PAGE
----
Can a separate police force tackle pedophilia effectively?

By Long Nguyen   November 29, 2019 | 08:34 pm GMT+7
Can a separate police force tackle pedophilia effectively?
Children can be traumatized after being abused. Photo by Shuttlestock/271 EAK MOTO.

HCMC has proposed a dedicated police force to tackle sexual abuse of children, but doubts exist about its effectiveness as a preventive measure.

Many people have questioned the need to set up yet another agency in addition to the several existing ones, saying the latter could be trained to do a better job.

The city People’s Committee has recently proposed a specialized force to the Ministry of Justice, saying there should be a single agency to receive and handle all complaints related to child abuse.

Vietnam recognizes 17 organizations as having the responsibility to protect children, including the Ministry of Public Security, the Ministry of Education and Training and the National Committee on Children.

Will one more agency make a difference, both the public and experts are asking.

Nguyen Thi Dao of HCMC's District 11, a mother of two primary school girls, said: "Parents and teachers cannot keep their eyes on their kids all the time. I think a helping hand from the authorities is a good idea and the police can be an iron fist that scares adults who have the intention to harm minors, but why do we need a new police force?"

Some people wondered why the current law enforcement agencies cannot do the job.

Tran Thanh Quang, 42, a father, said: "We have a lot of government agencies protecting children. I do not know if a new force can solve the problem. We can train local police officers so they can do better in dealing with child abuse."

Some provinces across the country have in fact been training police officers for the last few years to recognize signs of sexual assault on children and help children become aware of threats.

Le Thi Tuyet Nga, founder of social enterprise She Will Be Strong, which works to make women mentally and physically fit to prevent and tackle abuse, said that the establishment of a new force dedicated to protecting kids is good news, but, "if this force is set up only to investigate crimes after they occur, it is not the way to deal with the issue."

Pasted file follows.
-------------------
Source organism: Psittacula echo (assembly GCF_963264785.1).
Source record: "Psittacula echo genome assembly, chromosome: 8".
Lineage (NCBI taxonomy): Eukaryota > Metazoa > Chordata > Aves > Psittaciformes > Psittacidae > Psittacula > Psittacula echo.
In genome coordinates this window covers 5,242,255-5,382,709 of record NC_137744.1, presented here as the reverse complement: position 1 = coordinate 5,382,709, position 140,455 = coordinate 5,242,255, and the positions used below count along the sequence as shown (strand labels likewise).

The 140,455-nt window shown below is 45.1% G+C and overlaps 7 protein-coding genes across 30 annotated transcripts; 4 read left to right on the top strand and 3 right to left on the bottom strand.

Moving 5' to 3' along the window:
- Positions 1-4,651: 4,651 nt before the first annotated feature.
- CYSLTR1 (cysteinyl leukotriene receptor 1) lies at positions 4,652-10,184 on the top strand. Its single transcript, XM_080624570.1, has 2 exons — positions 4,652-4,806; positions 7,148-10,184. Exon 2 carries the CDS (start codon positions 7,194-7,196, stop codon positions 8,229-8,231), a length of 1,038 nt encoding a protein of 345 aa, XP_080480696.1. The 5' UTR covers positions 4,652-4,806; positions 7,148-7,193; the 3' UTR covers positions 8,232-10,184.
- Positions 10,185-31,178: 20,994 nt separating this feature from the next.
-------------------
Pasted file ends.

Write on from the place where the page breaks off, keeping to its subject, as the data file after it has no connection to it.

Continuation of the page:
The force would only be effective if it has detailed prevention plans including working closely with schools and families to educate both children and adults, Nga said.

Experts have said Vietnam should ensure that its legal and education systems need to be improved to tackle the problem.

Simone Vis, Chief of Education at UNICEF Vietnam, said the country lacks both a robust legal framework to protect children from all forms of violence and a care and support system for victims.

In May, the Ministry of Education and Training made teaching prevention of sexual abuse mandatory in elementary schools from this year onwards. Illustrated manuals were added to the list of basic teaching equipment for first grade.

Nga said authorities should also organize training at schools to help children have a better understanding of their rights and set up hotlines for minors to seek help.

"The battle against child abuse needs the cooperation of many parties: families, schools, law enforcement, and the media," she added.

The city’s proposal follows an increase in the number of sexual attacks on children coming to light. A report by the HCMC People’s Committee says that in the last five years, sexual attacks have led to the death of six children and injuries to six others while 14 have developed mental problems. Nine children have quit school and 661 others are "living with dreadful consequences on their physical and mental health."

The victims were attacked not only in private places but also in public places like parks, schools and elevators.

Across the country 1,547 cases of child abuse were recorded in 2018, but many people say it is just the tip of the iceberg and the actual number is much higher.

 
 
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